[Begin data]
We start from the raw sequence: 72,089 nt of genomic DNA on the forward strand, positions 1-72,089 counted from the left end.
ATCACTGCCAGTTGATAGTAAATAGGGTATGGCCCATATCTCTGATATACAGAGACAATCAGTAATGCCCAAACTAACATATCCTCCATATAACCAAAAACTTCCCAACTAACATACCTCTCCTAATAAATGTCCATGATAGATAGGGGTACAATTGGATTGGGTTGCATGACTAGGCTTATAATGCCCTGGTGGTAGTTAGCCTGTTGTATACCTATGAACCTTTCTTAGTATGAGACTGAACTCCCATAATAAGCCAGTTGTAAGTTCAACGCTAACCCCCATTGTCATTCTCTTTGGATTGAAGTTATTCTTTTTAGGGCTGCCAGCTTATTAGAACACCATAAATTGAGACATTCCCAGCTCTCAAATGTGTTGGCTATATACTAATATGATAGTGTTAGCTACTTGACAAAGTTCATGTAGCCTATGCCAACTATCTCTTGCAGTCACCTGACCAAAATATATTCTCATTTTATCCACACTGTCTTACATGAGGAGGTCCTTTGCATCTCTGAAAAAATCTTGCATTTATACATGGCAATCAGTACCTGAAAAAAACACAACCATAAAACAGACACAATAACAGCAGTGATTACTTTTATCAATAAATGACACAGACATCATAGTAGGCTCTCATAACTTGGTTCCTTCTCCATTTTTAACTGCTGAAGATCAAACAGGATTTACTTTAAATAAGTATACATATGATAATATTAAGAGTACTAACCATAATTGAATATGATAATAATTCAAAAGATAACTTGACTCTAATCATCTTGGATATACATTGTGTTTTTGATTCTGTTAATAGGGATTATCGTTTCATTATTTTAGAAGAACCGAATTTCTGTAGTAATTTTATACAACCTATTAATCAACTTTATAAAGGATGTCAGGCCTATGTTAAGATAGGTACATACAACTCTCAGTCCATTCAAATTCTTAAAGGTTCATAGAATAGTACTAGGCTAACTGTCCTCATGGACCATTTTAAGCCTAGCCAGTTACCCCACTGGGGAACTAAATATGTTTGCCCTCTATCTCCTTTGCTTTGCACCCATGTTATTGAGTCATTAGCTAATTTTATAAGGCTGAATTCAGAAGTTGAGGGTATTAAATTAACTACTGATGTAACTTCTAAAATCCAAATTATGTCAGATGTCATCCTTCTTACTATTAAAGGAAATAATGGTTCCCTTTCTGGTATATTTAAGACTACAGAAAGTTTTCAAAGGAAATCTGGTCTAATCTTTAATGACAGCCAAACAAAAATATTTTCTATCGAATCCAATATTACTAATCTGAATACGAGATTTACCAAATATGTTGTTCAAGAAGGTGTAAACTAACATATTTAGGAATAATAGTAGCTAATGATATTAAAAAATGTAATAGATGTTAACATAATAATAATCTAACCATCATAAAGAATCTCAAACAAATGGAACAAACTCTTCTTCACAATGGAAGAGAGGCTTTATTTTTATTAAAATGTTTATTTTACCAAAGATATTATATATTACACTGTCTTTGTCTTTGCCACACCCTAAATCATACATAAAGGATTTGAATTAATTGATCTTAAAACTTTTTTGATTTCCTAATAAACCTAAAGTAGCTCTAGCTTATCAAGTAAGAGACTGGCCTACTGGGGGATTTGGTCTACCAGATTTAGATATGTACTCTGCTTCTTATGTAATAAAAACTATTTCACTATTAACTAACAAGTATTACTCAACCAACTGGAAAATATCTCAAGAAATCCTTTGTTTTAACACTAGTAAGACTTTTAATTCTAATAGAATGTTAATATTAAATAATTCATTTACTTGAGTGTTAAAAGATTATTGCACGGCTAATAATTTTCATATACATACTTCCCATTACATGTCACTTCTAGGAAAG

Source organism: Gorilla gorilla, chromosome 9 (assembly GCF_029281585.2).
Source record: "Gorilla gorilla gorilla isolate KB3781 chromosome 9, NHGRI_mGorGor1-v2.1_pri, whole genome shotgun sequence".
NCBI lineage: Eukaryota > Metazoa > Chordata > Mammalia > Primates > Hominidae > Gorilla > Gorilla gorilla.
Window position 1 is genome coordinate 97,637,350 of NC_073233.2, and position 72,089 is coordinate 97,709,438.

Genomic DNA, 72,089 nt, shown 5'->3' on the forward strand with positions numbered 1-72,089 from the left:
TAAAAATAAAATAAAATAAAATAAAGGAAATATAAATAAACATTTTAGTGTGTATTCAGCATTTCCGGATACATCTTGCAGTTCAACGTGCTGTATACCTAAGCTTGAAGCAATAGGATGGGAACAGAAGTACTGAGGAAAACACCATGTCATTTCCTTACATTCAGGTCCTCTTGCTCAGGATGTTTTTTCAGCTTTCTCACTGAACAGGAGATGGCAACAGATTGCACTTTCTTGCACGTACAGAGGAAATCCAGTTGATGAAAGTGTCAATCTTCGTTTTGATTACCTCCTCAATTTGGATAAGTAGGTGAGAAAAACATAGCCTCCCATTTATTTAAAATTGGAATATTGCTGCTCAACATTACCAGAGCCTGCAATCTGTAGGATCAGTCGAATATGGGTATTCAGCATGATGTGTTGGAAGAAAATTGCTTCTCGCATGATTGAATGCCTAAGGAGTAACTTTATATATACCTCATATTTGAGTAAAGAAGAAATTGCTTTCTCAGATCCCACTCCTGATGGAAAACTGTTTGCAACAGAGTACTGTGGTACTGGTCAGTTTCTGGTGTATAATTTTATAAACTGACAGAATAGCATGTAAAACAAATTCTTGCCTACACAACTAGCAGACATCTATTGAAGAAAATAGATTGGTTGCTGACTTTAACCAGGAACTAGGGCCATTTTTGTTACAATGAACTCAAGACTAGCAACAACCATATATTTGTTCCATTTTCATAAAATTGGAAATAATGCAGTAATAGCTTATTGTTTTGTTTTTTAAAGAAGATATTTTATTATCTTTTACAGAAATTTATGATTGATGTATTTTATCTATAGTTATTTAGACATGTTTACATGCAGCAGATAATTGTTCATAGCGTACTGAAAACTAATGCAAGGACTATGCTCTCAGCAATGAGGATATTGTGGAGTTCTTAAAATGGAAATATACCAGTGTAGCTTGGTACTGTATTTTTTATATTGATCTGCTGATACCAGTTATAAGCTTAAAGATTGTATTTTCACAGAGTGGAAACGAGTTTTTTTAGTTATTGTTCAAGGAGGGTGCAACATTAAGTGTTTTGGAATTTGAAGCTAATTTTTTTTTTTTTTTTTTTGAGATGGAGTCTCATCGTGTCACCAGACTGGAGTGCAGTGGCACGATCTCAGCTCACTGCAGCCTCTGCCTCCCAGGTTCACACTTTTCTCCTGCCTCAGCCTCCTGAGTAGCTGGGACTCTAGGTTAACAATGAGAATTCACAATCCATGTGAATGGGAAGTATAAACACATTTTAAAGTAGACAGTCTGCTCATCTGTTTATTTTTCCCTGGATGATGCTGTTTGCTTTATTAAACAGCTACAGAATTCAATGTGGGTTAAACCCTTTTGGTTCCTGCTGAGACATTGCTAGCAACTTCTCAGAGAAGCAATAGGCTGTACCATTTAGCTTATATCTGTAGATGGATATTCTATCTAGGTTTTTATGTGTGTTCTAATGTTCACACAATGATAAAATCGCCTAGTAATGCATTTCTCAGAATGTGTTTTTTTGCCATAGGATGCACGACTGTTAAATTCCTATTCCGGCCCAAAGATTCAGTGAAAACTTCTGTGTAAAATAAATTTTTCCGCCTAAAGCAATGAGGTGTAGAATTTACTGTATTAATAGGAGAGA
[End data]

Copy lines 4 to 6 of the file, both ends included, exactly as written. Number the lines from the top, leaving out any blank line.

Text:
Source record: "Gorilla gorilla gorilla isolate KB3781 chromosome 9, NHGRI_mGorGor1-v2.1_pri, whole genome shotgun sequence".
NCBI lineage: Eukaryota > Metazoa > Chordata > Mammalia > Primates > Hominidae > Gorilla > Gorilla gorilla.
Window position 1 is genome coordinate 97,637,350 of NC_073233.2, and position 72,089 is coordinate 97,709,438.